My firm worked in conjunction with an architect on an engineering design for an area library. The project had a well with a large pressurized tank that provided water. Although we specified an American Society of Mechanical Engineers-coded tank, the plumbing contractor submitted cut sheets that featured a non-coded tank for approval. I rejected it, calling for a coded tank.

The tank arrived and was installed, and the building was built around it. Although my preliminary punch list noted that the tank should be cleaned, it came in dirty and mud-spattered. Then the insurance inspector showed up.

"Where is the code stamp?" he asked.

I immediately called the contractor. The unit we had received was not a coded tank. The inspector told us to have a state inspector review the tank and that if it made muster, he would approve it. The state inspector initially approved the tank for 29 lb. This was insufficient. We requested data from the manufacturer, who eventually stonewalled us. Finally, we told the plumbing contractor to cut up the unit and erect a code-approved tank in its place.

A pump-company sales representative came along with a solution: The tank was vented to be a storage tank, and a smaller pressurized unit with a compressor was tied in to handle the needed pressure. This made everybody happy, including the plumbing contractor, because this solution would cost only about $4,500 instead of the thousands more he would have had to spend.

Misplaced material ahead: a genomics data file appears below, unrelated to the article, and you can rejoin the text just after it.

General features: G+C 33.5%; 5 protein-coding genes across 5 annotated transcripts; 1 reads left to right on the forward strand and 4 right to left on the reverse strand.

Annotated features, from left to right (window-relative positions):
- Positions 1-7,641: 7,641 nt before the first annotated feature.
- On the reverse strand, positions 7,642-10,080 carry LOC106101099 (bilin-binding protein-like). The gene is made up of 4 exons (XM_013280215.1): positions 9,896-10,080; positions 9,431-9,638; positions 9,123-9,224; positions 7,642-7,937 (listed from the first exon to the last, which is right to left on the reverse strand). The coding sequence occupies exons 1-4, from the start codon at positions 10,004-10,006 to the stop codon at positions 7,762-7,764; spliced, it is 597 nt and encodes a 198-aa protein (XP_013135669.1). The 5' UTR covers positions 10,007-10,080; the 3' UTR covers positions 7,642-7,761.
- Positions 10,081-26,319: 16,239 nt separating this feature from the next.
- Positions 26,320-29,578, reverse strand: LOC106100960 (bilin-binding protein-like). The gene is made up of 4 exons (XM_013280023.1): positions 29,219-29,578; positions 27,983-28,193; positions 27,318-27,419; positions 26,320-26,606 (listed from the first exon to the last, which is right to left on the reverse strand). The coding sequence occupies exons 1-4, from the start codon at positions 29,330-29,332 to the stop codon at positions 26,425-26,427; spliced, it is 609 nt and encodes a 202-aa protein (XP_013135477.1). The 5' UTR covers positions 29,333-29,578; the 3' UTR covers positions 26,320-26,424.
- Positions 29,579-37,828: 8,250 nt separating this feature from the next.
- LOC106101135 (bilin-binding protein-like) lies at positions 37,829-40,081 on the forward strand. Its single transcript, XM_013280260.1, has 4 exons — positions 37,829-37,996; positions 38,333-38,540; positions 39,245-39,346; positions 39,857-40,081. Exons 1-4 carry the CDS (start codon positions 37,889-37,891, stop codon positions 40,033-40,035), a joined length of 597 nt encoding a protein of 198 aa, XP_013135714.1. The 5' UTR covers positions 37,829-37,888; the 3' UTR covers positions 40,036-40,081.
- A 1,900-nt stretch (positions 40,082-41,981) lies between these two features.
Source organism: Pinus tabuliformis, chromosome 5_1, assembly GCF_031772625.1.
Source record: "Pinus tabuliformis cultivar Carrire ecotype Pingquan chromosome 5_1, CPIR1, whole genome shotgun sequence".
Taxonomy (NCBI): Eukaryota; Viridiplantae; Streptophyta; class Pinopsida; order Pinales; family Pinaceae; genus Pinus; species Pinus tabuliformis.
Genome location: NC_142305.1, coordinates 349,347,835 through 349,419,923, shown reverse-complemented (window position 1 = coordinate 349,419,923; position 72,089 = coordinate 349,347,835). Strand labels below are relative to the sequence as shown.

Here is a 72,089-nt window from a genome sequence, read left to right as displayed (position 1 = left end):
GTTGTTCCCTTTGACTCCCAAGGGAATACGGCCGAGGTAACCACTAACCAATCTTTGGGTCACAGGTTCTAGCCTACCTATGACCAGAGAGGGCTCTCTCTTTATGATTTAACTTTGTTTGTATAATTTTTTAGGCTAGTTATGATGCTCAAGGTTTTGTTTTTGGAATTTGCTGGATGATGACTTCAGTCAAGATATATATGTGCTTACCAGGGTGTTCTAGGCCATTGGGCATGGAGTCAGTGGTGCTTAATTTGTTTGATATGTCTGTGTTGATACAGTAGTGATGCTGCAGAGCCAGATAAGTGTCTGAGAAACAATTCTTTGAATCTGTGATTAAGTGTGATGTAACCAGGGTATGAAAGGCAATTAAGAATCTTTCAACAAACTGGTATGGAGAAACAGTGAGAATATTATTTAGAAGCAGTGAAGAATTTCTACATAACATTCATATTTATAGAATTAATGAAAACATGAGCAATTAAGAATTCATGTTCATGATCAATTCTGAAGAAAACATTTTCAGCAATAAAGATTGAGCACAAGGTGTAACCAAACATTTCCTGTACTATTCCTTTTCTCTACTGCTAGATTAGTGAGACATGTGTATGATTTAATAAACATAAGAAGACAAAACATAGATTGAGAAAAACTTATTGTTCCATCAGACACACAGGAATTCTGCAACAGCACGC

We then received two complaints from the owner. The first was that hot water was coming out of a cold-water faucet. I went to the site and was taken to an area that did not have plumbing on our plans. Someone had put in a sink. I inspected above the ceiling and found that the installer had butted the hot- and cold-water lines together without any insulation between them. I told the people at the site how to fix it.

A short while later, I got a call complaining about the water pressure. When I got to the site, I was taken to another building that was down the hill from the previous problem. They had tapped into the now-non-pressurized line at the previous building illegally and run it down the hill to this building. I explained to them what they did and left them to their own devices.

Albert R. Pressler, PE
J.A.R. Engineering Inc.
Flemington, N.J.